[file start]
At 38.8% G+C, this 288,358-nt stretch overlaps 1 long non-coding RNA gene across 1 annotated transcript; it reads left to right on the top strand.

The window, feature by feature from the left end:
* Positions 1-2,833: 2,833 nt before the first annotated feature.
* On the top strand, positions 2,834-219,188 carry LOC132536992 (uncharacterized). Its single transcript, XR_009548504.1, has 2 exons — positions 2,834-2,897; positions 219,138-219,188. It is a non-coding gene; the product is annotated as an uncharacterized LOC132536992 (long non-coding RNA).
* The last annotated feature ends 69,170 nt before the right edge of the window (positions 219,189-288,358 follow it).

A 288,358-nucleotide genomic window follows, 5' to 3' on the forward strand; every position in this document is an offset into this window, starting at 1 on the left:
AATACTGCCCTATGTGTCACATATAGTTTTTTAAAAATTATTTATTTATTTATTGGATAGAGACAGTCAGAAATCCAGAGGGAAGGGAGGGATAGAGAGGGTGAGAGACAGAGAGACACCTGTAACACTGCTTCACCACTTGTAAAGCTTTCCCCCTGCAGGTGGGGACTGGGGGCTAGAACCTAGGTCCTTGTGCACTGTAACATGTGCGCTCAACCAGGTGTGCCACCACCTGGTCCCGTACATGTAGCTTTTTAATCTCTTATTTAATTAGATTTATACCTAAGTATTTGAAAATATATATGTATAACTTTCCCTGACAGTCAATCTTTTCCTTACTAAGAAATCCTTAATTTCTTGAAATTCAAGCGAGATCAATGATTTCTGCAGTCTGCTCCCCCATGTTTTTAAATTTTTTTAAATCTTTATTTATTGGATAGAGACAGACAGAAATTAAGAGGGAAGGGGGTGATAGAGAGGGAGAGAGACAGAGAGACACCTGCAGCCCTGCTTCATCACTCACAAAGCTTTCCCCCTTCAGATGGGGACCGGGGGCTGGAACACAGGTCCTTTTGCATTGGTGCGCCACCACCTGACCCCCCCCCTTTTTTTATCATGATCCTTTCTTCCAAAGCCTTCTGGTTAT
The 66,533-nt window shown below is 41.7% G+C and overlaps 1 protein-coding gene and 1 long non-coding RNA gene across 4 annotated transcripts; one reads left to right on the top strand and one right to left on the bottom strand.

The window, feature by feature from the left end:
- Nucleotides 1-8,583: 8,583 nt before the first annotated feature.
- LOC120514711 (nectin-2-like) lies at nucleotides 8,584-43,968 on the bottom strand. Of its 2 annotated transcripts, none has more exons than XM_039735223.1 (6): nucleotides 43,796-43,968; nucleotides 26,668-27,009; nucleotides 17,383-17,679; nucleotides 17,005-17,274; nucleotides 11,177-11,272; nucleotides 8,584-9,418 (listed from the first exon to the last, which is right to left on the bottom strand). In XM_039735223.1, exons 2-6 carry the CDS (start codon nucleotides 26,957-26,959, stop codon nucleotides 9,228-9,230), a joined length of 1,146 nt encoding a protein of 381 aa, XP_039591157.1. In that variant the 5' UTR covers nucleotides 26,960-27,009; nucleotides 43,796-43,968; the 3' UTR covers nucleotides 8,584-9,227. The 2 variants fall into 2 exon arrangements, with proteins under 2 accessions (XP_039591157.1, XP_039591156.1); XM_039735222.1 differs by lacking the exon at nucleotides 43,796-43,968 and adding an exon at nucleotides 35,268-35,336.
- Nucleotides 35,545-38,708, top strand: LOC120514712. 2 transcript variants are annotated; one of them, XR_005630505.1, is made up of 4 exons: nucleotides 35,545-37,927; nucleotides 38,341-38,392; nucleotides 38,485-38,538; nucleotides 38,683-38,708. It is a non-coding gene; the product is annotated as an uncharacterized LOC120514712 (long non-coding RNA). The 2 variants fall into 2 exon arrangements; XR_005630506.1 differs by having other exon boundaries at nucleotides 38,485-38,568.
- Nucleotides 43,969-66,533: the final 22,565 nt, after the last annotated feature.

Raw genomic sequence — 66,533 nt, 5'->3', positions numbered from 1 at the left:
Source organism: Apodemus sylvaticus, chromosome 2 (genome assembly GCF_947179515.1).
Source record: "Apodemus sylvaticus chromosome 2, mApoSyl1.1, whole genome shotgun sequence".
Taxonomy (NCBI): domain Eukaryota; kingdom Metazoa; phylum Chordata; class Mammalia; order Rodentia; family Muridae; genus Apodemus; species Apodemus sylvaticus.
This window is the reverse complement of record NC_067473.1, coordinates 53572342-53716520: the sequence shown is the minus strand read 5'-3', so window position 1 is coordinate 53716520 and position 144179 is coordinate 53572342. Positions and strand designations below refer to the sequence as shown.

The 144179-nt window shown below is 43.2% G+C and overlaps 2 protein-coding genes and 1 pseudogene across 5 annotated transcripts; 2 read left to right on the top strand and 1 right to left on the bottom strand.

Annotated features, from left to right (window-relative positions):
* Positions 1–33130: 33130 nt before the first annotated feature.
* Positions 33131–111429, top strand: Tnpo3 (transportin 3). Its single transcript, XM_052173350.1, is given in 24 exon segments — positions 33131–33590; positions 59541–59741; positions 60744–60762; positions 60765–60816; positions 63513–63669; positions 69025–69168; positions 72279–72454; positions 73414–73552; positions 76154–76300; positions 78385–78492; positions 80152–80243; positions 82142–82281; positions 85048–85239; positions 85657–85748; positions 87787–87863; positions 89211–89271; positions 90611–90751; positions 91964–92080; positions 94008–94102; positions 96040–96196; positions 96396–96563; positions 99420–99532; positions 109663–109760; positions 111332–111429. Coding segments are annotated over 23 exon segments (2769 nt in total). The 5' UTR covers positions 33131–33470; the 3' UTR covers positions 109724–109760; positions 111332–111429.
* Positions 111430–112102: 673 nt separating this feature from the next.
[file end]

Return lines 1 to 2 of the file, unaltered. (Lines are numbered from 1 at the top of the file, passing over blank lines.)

At 38.8% G+C, this 288,358-nt stretch overlaps 1 long non-coding RNA gene across 1 annotated transcript; it reads left to right on the top strand.

The window, feature by feature from the left end: